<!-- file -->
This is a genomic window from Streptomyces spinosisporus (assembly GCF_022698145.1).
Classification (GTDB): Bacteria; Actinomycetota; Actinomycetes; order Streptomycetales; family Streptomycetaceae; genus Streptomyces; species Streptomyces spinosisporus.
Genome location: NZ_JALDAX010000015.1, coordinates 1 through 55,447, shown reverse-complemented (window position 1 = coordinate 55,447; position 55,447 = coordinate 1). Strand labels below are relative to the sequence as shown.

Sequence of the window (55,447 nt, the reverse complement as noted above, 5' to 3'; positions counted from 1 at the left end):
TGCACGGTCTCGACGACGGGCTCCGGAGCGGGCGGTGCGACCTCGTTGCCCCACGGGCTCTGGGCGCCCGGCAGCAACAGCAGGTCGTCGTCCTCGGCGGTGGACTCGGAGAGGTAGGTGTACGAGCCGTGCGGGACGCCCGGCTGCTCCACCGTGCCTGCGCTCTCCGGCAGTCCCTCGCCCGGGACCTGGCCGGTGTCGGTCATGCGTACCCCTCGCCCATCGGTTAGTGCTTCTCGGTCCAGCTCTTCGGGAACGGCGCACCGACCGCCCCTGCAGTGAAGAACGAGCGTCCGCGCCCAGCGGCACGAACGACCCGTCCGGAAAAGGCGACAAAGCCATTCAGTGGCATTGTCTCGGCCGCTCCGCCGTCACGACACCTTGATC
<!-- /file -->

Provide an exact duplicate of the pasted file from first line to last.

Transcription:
This is a genomic window from Streptomyces spinosisporus (assembly GCF_022698145.1).
Classification (GTDB): Bacteria; Actinomycetota; Actinomycetes; order Streptomycetales; family Streptomycetaceae; genus Streptomyces; species Streptomyces spinosisporus.
Genome location: NZ_JALDAX010000015.1, coordinates 1 through 55,447, shown reverse-complemented (window position 1 = coordinate 55,447; position 55,447 = coordinate 1). Strand labels below are relative to the sequence as shown.

Sequence of the window (55,447 nt, the reverse complement as noted above, 5' to 3'; positions counted from 1 at the left end):
TGCACGGTCTCGACGACGGGCTCCGGAGCGGGCGGTGCGACCTCGTTGCCCCACGGGCTCTGGGCGCCCGGCAGCAACAGCAGGTCGTCGTCCTCGGCGGTGGACTCGGAGAGGTAGGTGTACGAGCCGTGCGGGACGCCCGGCTGCTCCACCGTGCCTGCGCTCTCCGGCAGTCCCTCGCCCGGGACCTGGCCGGTGTCGGTCATGCGTACCCCTCGCCCATCGGTTAGTGCTTCTCGGTCCAGCTCTTCGGGAACGGCGCACCGACCGCCCCTGCAGTGAAGAACGAGCGTCCGCGCCCAGCGGCACGAACGACCCGTCCGGAAAAGGCGACAAAGCCATTCAGTGGCATTGTCTCGGCCGCTCCGCCGTCACGACACCTTGATC